The Office of Legal Counsel issued a memo at the request of the DOJ saying that shipping abortion medication through the mail is legal, even after the Supreme Court’s ruling in Dobbs. The memo related to a provision of the Comstock Act that prohibits the mailing of any “article or thing designed, adapted, or intended for producing abortion, or for any indecent or immoral use.” The Comstock Act was passed in 1873 at the behest of a self-styled anti-vice crusader named Anthony Comstock. It’s essentially an anti-“obscenity” law—because Comstock was one of those dudes who was willing to throw away freedom and liberty every time he saw an exposed nipple—but it has been regularly used by conservative forces to curtail access to abortion and contraceptive medications. The Comstock Act was once used to prevent the distribution of birth control pills, but it was defanged by the Supreme Court case that recognized a right to privacy and a right to contraception, Griswold v. Connecticut. Roe v. Wade flowed from the court’s decision in Griswold, and with Roe gone, there was some confusion as to whether the Comstock Act could once again prevent the distribution of reproductive medication through the mail.
But the OLC memo says the Comstock Act can’t be used to punish a person who sends abortion medication through the mail “where the sender lacks the intent that the recipient of the drugs will use them unlawfully.” That means that I (or a doctor) could send mifepristone to anyone, in any state, on the assumption that they would use the drug in compliance with whatever state laws apply to their jurisdiction. That’s a big deal, because many state abortion bans seek to punish the providers of reproductive services as well as the individuals of conscience who help people obtain reproductive services. The OLC memo provides some cover to out-of-state activists who are trying to get medicine into the hands of those who need it.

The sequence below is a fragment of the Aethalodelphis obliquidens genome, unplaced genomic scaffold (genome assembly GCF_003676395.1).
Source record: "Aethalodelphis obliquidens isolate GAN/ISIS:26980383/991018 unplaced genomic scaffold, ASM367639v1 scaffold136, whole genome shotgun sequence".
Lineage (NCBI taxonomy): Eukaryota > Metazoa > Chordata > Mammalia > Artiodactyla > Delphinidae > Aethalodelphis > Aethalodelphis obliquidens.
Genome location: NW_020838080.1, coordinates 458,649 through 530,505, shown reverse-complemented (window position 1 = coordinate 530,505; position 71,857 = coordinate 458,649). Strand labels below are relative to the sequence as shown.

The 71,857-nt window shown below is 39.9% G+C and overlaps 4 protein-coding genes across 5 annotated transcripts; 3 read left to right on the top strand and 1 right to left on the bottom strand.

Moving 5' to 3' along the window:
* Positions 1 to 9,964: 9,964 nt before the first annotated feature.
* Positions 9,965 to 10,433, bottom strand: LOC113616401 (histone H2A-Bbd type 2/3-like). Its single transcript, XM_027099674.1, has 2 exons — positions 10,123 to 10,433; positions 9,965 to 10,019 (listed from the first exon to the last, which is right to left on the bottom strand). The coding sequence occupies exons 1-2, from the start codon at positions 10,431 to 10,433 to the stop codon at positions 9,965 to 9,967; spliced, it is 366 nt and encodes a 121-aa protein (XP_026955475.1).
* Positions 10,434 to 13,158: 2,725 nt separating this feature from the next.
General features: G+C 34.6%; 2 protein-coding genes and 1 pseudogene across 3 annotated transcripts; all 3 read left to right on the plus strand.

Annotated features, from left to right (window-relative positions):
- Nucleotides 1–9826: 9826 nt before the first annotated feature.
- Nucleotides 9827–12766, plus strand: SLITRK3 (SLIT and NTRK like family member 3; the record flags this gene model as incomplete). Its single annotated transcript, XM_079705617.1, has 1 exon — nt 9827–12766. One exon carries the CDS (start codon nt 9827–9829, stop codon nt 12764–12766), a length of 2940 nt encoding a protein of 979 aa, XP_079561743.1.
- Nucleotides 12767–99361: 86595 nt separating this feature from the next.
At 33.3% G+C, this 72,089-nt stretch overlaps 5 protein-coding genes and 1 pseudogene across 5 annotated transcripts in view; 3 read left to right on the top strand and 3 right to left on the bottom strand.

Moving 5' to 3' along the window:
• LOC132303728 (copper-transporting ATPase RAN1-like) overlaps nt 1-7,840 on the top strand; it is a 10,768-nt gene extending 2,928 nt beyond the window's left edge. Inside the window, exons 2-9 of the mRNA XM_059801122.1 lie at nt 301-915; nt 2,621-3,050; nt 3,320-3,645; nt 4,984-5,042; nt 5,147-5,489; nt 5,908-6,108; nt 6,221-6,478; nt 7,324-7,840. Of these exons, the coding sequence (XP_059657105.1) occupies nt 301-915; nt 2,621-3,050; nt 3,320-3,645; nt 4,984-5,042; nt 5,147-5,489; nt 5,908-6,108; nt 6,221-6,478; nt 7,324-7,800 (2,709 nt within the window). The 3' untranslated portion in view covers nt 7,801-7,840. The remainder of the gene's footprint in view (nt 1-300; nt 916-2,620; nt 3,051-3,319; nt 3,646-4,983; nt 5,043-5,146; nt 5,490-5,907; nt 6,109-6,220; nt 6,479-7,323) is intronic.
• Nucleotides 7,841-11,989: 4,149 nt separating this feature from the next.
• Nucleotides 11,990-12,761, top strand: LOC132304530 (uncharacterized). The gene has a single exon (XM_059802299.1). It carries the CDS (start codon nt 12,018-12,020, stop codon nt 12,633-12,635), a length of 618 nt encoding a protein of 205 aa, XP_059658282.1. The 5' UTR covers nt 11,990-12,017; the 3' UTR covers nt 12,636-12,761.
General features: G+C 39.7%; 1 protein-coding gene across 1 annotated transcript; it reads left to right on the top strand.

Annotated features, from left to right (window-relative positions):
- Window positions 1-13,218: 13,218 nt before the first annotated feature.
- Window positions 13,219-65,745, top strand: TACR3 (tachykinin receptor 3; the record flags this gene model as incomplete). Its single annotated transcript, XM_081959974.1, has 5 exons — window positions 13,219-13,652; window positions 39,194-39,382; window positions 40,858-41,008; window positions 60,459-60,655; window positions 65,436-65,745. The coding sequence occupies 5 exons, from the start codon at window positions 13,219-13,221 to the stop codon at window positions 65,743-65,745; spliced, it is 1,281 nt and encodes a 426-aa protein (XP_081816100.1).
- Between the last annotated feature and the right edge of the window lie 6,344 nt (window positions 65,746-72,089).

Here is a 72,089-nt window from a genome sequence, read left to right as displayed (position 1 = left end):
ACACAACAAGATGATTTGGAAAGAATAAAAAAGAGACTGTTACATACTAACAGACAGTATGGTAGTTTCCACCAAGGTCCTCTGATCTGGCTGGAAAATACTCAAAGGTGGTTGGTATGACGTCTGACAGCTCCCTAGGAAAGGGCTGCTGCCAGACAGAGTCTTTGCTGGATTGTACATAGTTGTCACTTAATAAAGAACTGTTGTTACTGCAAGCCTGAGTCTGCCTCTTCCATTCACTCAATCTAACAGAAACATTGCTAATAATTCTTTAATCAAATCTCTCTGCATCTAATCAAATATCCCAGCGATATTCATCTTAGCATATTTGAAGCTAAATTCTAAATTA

Whether people living in forced-birth states can actually use these approved medications without threat of reprisals and intrusions from red-state prosecutors is anyone’s guess. But with these changes, it’s easier for people to get medication, potentially without the fugitive uterus catchers knowing at all. Pregnant people could get a prescription for medication through telehealth services and, arguably, travel to a pharmacy just over the border to pick up the meds or have them discreetly sent to their homes.
No legal workaround can replace a constitutional right. Women and pregnant people will be at risk as long as the fundamentalist Supreme Court and Republican lawmakers are allowed to be in charge of reproductive health. But after decades of Republican politicians restricting abortion access and Democratic politicians failing to do enough to restore them, it feels like the Democrats have at least joined the battle. The Biden administration is expanding access to safe, effective, and legal abortion medication. It’s something that should have already happened, but let’s not worry about being late to the reproductive health access party and embrace the fact that the administration showed up at all.